A study published in January, comparing the LOW-FODMAP approach with yoga as a treatment for IBS, reported a reduction in gastrointestinal symptoms among both groups. Whether or not this is linked to the dreaded yoga fart is inconclusive.
While the evidence for treating IBS with the mind is still limited, a 2014 review and meta-analysis of existing evidence concluded that hypnotherapy significantly improved abdominal pain, at least in the short-term.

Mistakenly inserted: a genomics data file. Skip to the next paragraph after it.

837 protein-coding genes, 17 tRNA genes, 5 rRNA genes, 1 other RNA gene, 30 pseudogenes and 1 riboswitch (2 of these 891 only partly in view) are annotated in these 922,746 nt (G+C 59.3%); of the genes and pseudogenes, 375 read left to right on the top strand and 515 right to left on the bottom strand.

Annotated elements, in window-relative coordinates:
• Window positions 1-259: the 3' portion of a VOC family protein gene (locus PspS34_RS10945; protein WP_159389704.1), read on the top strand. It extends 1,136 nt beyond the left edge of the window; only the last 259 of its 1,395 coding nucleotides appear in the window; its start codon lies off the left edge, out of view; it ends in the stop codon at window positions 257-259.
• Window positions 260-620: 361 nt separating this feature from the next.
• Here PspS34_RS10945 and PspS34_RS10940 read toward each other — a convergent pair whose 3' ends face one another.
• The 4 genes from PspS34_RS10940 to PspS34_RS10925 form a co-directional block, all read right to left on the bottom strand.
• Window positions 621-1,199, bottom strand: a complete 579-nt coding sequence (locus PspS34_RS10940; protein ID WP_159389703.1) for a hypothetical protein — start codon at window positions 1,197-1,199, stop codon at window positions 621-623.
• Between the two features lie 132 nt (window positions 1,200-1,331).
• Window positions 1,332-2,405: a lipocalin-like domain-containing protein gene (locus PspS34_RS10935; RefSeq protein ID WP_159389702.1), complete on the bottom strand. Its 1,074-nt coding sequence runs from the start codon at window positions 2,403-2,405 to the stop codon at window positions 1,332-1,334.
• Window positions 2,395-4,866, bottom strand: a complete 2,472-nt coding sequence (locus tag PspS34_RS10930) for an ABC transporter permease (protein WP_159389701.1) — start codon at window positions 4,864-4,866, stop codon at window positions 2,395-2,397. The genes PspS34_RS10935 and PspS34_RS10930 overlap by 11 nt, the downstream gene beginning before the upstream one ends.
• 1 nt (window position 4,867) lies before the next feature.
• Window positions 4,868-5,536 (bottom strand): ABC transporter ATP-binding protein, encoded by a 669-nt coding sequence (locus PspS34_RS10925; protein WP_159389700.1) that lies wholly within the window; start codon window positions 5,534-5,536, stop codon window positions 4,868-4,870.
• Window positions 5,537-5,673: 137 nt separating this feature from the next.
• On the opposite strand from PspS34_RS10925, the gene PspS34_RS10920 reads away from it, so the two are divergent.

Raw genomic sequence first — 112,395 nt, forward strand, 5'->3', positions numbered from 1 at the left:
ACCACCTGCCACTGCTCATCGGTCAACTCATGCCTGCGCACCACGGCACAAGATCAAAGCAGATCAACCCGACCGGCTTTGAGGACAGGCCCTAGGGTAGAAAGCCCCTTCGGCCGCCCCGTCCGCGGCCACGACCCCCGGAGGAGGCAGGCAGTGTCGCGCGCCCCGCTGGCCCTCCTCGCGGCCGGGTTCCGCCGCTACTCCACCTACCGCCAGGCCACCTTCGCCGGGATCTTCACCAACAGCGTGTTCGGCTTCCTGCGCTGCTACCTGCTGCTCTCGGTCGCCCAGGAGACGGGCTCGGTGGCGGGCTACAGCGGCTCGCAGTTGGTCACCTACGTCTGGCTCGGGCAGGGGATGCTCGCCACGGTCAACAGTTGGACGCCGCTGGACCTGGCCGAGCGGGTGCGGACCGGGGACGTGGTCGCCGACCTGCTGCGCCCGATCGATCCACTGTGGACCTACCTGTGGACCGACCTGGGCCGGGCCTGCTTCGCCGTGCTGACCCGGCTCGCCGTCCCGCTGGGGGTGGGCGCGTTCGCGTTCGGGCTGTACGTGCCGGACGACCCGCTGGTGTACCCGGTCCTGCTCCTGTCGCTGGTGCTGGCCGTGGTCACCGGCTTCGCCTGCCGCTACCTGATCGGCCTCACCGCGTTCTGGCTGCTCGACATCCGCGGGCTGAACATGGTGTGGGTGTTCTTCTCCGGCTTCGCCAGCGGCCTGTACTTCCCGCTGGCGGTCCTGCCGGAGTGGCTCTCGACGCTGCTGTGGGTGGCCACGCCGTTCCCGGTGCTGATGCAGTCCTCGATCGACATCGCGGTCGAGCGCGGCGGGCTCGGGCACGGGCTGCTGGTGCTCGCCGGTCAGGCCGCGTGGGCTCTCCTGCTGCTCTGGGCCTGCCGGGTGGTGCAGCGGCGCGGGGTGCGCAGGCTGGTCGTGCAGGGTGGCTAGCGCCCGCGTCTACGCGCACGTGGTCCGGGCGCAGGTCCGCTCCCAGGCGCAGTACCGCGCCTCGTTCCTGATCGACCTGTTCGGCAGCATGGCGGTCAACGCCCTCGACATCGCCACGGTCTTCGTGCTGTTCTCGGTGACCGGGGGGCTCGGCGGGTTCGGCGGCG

In a 2016 study of IBS-D patients (those for whom diarrhoea is the main symptom), following a dietitian-led gluten-free diet significantly reduced the severity of symptoms. Some 18 months later, 72% of the volunteers were still following the diet and reporting a reduction in symptoms.
It’s long been thought to ease IBS symptoms, and a 2014 study assessing the efficacy of this idea found it to be a safe and effective short-term treatment. Try High Strength Peppermint Oil (£12.95 for 180 capsules, healthspan.co.uk).